North Korea's drive to develop a nuclear weapons capability, in defiance of U.N. resolutions, has angered China and raised tension in the region. "As a close neighbor of the peninsula, we will absolutely not permit war or chaos on the peninsula. This situation would not benefit anyone," Xi said in a speech to a Conference on Interaction and Confidence Building Measures in Asia. North Korea conducted its fourth nuclear test in January and followed that with tests of various missiles that could deliver such a weapon. The isolated state is expected to conduct another nuclear test before a rare congress of its ruling party, beginning on May 6, at which young leader Kim Jong Un is expected to try to cement his leadership.

China is North Korea's sole major ally but it disapproves of its development of nuclear weapons and backed harsh new U.N. sanctions imposed last month. China has long called for the Korean peninsula to be free of nuclear weapons. Nearly 30,000 U.S. troops are based in South Korea and the two Koreas are still technically at war after the 1950-53 conflict ended in an armistice, not a treaty. Xi also told the meeting China would safeguard peace and stability in the South China Sea, while at the same time maintaining its sovereignty and rights there.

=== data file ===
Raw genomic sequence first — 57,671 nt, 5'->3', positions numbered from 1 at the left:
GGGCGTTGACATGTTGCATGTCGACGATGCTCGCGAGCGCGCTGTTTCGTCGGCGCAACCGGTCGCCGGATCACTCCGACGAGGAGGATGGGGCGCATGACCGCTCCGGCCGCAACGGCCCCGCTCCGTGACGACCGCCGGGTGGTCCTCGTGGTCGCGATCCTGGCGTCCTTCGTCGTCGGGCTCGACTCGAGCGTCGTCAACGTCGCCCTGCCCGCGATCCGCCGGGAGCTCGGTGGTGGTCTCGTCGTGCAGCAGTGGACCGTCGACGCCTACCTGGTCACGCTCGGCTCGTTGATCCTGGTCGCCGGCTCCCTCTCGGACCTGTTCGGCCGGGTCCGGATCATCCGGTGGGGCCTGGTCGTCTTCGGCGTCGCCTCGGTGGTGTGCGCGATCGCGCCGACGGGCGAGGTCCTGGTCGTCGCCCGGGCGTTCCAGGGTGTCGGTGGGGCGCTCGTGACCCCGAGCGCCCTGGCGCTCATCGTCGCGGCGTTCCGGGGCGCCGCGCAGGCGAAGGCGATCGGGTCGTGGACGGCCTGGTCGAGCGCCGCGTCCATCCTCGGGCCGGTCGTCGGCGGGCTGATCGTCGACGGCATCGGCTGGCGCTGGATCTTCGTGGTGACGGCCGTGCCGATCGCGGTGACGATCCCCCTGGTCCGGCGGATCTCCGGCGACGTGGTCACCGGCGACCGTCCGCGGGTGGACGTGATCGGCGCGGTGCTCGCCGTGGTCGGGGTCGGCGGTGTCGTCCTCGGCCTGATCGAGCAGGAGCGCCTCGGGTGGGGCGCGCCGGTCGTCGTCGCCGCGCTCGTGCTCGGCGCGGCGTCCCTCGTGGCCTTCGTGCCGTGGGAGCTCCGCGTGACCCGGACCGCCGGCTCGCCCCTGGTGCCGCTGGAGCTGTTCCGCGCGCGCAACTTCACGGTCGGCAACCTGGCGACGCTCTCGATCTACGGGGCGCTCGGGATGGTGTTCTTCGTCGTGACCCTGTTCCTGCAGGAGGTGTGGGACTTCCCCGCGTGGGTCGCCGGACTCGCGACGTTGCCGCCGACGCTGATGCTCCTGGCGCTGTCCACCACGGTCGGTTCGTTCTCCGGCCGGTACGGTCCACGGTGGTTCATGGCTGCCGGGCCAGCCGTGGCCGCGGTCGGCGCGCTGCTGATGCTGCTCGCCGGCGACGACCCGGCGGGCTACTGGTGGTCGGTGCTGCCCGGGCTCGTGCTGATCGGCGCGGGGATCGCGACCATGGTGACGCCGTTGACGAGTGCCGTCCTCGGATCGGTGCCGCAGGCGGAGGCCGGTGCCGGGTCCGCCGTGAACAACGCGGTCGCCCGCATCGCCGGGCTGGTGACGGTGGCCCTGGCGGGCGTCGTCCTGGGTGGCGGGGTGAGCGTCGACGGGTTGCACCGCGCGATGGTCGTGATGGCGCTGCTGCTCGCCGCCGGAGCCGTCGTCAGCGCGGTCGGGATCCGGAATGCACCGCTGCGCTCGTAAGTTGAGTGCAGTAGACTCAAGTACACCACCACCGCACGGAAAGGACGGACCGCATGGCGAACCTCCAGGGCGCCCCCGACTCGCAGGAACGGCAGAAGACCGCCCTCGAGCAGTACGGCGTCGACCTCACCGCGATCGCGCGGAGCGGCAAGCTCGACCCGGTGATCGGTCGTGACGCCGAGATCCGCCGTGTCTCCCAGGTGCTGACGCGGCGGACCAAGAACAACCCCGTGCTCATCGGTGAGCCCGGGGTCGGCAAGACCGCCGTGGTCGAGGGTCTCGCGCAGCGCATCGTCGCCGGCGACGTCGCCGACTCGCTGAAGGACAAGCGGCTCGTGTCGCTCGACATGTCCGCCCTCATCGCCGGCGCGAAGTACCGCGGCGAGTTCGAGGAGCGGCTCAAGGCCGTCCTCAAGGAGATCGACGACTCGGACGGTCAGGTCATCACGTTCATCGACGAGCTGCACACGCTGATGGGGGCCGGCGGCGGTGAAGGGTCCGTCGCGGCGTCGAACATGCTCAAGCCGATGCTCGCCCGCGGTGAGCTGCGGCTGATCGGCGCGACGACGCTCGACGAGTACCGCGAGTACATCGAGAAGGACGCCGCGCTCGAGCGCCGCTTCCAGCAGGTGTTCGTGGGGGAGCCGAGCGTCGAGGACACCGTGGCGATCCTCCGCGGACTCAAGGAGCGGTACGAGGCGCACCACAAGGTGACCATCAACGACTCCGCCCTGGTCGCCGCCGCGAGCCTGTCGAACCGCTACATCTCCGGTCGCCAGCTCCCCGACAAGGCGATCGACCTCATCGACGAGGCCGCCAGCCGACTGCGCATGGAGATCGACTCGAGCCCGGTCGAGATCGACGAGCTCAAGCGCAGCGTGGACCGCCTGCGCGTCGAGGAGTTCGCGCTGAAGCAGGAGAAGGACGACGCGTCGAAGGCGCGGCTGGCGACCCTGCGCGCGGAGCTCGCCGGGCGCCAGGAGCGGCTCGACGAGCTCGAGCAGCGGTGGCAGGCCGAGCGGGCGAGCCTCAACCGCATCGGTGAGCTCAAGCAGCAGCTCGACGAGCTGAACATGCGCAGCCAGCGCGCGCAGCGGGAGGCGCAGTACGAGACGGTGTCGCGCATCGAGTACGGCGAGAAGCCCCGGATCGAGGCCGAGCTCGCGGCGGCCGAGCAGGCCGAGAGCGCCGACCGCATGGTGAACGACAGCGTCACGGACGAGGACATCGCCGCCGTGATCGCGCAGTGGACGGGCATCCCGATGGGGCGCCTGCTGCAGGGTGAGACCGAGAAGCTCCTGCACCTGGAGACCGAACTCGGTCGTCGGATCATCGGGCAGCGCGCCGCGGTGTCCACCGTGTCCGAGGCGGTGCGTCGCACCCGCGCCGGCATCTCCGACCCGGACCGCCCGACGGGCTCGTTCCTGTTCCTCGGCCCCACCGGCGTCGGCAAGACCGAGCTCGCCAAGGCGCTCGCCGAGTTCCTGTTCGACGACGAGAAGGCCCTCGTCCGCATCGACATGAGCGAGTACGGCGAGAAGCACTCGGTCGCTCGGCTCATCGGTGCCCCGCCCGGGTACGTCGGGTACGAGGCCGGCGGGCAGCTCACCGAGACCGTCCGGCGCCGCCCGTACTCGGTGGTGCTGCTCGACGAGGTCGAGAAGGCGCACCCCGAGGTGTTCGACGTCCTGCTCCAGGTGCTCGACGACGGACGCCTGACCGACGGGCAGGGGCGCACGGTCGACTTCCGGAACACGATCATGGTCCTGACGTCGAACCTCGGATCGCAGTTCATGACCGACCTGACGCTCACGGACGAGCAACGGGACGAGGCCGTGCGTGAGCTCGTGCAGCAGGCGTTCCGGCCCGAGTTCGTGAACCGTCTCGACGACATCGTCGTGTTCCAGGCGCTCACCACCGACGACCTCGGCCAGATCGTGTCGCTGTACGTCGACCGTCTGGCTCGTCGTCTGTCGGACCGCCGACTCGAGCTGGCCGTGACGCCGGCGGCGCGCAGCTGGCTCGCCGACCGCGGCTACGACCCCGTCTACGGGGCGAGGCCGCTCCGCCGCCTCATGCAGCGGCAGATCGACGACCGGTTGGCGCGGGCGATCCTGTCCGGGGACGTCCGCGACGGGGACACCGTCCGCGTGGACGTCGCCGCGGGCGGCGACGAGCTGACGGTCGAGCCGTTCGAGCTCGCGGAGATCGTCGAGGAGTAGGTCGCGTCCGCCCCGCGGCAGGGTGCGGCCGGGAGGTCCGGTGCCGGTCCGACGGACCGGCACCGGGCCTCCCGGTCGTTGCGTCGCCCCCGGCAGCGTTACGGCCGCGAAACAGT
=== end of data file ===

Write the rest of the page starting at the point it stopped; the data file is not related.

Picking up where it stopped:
China claims almost the entire South China Sea, believed to rich in oil and gas deposits. Brunei, Malaysia, the Philippines, Taiwan and Vietnam also claim parts of the waters, through which about $5 trillion in trade is shipped every year. China has rattled nerves with its military and construction activities on tiny islands in the disputed waters, including building runways, though it says most of its activity is for civilian purposes. Chinese officials say the United States is pushing militarization and endangering stability with "freedom of navigation" operations by its military ships and aircraft in the South and East China seas.